A Chalice Returned
His was not the usual priestly career. He was a joyfully radiant priest, thrilled to say Mass and be with us. But he himself shared his true story.
He had a humility born of deep suffering in his priesthood. He had traveled from the heights of such things as concelebrating Mass with Pope John Paul II and participating in the liturgy at Saint Peter’s in Rome to falling far from his ministry, losing his faith and hope, struggling with multiple addictions, working in secular jobs outside the Church, and finally despairing of all and attempting (and failing) to take his own life. He did not respond to the treatment programs he was in.
Against his will, he was brought before the Blessed Sacrament for a daily holy hour. Only then did he begin to respond to that awesome grace of being before Our Lord. His faith returned. He regained the privilege of saying Mass. He returned to his religious family.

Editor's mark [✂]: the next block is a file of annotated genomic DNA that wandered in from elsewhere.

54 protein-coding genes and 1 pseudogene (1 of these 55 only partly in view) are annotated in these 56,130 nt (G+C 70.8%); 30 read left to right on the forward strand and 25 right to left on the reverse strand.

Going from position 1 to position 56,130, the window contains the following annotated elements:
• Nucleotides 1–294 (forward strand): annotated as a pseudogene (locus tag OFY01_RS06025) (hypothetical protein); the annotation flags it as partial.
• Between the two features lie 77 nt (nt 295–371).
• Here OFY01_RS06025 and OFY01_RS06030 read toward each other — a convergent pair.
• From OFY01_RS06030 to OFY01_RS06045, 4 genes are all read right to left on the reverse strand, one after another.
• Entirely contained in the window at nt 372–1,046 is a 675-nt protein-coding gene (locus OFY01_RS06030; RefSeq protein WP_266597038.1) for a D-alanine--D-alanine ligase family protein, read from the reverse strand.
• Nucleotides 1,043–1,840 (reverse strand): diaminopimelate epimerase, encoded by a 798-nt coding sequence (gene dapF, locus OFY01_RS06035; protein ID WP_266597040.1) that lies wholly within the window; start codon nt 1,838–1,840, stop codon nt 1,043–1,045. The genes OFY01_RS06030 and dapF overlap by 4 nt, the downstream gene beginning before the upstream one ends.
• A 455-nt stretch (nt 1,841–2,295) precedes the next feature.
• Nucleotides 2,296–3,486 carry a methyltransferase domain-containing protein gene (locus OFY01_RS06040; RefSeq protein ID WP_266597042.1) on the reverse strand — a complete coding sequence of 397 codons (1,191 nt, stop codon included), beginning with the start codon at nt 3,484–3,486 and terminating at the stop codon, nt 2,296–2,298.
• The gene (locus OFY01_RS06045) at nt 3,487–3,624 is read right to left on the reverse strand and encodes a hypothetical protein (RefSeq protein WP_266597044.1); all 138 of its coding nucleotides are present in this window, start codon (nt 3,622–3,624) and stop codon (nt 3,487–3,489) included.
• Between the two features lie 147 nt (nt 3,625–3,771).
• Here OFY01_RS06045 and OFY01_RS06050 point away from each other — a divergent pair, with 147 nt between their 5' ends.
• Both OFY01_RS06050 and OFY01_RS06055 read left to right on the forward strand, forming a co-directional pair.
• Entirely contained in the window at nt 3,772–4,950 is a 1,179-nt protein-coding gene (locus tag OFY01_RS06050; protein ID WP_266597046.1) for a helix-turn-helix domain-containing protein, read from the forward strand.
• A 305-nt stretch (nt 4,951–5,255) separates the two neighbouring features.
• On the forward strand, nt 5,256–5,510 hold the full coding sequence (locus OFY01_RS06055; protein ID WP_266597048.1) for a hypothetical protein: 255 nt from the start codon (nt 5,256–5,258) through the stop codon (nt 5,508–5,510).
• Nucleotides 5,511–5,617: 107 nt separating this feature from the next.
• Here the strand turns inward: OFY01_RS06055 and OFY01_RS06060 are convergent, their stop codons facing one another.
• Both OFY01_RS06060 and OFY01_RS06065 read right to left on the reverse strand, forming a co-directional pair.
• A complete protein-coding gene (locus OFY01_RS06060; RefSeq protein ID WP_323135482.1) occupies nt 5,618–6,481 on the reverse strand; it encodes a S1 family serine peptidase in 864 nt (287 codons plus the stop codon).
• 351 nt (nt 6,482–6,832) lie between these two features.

We followed him with our prayers over the years after his brief visit with us when he had the honor to bring Jesus in the Eucharist down upon the altar in our chapel. We saw the transforming power of Divine Mercy in this “Living Chalice of the Precious Blood”, our Founder’s way of referring to priests.
This priest, once dead in faith, died where Christ was betrayed, suffered, died and rose again. He died in Jerusalem where the Priesthood and the Eucharist was instituted. And as he prepared for death, this priest left instructions that we, who had prayed for him before the Blessed Sacrament, should receive the chalice pictured above.
This was his Ordination Chalice, given to him by his parents, and carefully kept in pristine condition for 24 years, even through the horrible years of despair and separation from the Church. It was the very symbol of his priesthood. Our founder once called priests who die unaware of their great dignity as other Christs, “the poorest of the poor”.
This man died rich.
He died a priest forever.